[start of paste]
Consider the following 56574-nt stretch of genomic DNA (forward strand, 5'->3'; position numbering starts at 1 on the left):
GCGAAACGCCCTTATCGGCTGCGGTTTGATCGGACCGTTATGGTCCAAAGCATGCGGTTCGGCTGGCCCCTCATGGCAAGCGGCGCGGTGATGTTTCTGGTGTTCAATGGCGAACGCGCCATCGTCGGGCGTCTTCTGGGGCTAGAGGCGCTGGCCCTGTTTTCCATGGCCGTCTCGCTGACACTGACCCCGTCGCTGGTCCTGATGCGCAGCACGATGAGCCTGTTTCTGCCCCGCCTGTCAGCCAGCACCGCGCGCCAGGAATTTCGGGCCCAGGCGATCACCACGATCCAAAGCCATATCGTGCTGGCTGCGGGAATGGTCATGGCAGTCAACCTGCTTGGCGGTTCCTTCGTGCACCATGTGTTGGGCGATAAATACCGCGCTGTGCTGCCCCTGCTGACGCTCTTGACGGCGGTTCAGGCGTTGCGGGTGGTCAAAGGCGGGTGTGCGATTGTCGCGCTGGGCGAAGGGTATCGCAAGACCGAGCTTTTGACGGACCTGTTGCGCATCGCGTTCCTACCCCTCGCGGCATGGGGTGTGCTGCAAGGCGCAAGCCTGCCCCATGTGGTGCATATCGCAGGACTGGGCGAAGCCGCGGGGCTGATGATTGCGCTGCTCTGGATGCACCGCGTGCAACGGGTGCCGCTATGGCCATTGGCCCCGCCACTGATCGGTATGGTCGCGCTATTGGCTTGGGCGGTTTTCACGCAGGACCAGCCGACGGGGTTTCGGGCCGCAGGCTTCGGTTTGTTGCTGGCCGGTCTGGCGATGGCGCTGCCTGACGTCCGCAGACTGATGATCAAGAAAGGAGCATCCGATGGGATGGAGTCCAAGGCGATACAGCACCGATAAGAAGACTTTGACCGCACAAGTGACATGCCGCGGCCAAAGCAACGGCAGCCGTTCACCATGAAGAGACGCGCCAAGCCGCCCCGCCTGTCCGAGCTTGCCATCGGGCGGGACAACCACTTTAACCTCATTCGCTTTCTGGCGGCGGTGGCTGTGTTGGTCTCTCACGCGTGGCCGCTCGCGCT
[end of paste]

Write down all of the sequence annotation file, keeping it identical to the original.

Consider the following 56574-nt stretch of genomic DNA (forward strand, 5'->3'; position numbering starts at 1 on the left):
GCGAAACGCCCTTATCGGCTGCGGTTTGATCGGACCGTTATGGTCCAAAGCATGCGGTTCGGCTGGCCCCTCATGGCAAGCGGCGCGGTGATGTTTCTGGTGTTCAATGGCGAACGCGCCATCGTCGGGCGTCTTCTGGGGCTAGAGGCGCTGGCCCTGTTTTCCATGGCCGTCTCGCTGACACTGACCCCGTCGCTGGTCCTGATGCGCAGCACGATGAGCCTGTTTCTGCCCCGCCTGTCAGCCAGCACCGCGCGCCAGGAATTTCGGGCCCAGGCGATCACCACGATCCAAAGCCATATCGTGCTGGCTGCGGGAATGGTCATGGCAGTCAACCTGCTTGGCGGTTCCTTCGTGCACCATGTGTTGGGCGATAAATACCGCGCTGTGCTGCCCCTGCTGACGCTCTTGACGGCGGTTCAGGCGTTGCGGGTGGTCAAAGGCGGGTGTGCGATTGTCGCGCTGGGCGAAGGGTATCGCAAGACCGAGCTTTTGACGGACCTGTTGCGCATCGCGTTCCTACCCCTCGCGGCATGGGGTGTGCTGCAAGGCGCAAGCCTGCCCCATGTGGTGCATATCGCAGGACTGGGCGAAGCCGCGGGGCTGATGATTGCGCTGCTCTGGATGCACCGCGTGCAACGGGTGCCGCTATGGCCATTGGCCCCGCCACTGATCGGTATGGTCGCGCTATTGGCTTGGGCGGTTTTCACGCAGGACCAGCCGACGGGGTTTCGGGCCGCAGGCTTCGGTTTGTTGCTGGCCGGTCTGGCGATGGCGCTGCCTGACGTCCGCAGACTGATGATCAAGAAAGGAGCATCCGATGGGATGGAGTCCAAGGCGATACAGCACCGATAAGAAGACTTTGACCGCACAAGTGACATGCCGCGGCCAAAGCAACGGCAGCCGTTCACCATGAAGAGACGCGCCAAGCCGCCCCGCCTGTCCGAGCTTGCCATCGGGCGGGACAACCACTTTAACCTCATTCGCTTTCTGGCGGCGGTGGCTGTGTTGGTCTCTCACGCGTGGCCGCTCGCGCT